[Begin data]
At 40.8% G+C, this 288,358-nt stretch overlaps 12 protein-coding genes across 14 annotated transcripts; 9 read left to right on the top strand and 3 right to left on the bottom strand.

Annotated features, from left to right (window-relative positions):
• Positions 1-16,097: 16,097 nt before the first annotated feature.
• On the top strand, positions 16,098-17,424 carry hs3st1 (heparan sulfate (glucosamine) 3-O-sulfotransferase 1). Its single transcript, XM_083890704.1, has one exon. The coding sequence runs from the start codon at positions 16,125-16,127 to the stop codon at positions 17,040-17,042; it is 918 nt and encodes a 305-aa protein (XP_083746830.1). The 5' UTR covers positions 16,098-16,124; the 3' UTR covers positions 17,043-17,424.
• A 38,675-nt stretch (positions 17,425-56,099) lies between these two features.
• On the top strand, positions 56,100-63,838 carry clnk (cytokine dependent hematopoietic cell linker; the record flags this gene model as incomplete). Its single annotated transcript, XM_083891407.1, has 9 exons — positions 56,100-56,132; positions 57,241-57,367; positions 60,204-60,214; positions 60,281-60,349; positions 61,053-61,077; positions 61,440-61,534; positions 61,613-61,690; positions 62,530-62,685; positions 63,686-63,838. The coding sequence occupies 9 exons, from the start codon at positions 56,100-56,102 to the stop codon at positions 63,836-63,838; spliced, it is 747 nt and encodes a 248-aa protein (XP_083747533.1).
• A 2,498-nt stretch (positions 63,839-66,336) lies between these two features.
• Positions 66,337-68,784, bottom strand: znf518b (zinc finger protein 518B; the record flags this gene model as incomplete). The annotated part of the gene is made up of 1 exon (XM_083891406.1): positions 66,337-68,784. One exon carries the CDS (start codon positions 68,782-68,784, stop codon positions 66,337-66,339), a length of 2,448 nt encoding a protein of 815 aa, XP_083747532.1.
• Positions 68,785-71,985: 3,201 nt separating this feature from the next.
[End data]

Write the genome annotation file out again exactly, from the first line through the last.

At 40.8% G+C, this 288,358-nt stretch overlaps 12 protein-coding genes across 14 annotated transcripts; 9 read left to right on the top strand and 3 right to left on the bottom strand.

Annotated features, from left to right (window-relative positions):
• Positions 1-16,097: 16,097 nt before the first annotated feature.
• On the top strand, positions 16,098-17,424 carry hs3st1 (heparan sulfate (glucosamine) 3-O-sulfotransferase 1). Its single transcript, XM_083890704.1, has one exon. The coding sequence runs from the start codon at positions 16,125-16,127 to the stop codon at positions 17,040-17,042; it is 918 nt and encodes a 305-aa protein (XP_083746830.1). The 5' UTR covers positions 16,098-16,124; the 3' UTR covers positions 17,043-17,424.
• A 38,675-nt stretch (positions 17,425-56,099) lies between these two features.
• On the top strand, positions 56,100-63,838 carry clnk (cytokine dependent hematopoietic cell linker; the record flags this gene model as incomplete). Its single annotated transcript, XM_083891407.1, has 9 exons — positions 56,100-56,132; positions 57,241-57,367; positions 60,204-60,214; positions 60,281-60,349; positions 61,053-61,077; positions 61,440-61,534; positions 61,613-61,690; positions 62,530-62,685; positions 63,686-63,838. The coding sequence occupies 9 exons, from the start codon at positions 56,100-56,102 to the stop codon at positions 63,836-63,838; spliced, it is 747 nt and encodes a 248-aa protein (XP_083747533.1).
• A 2,498-nt stretch (positions 63,839-66,336) lies between these two features.
• Positions 66,337-68,784, bottom strand: znf518b (zinc finger protein 518B; the record flags this gene model as incomplete). The annotated part of the gene is made up of 1 exon (XM_083891406.1): positions 66,337-68,784. One exon carries the CDS (start codon positions 68,782-68,784, stop codon positions 66,337-66,339), a length of 2,448 nt encoding a protein of 815 aa, XP_083747532.1.
• Positions 68,785-71,985: 3,201 nt separating this feature from the next.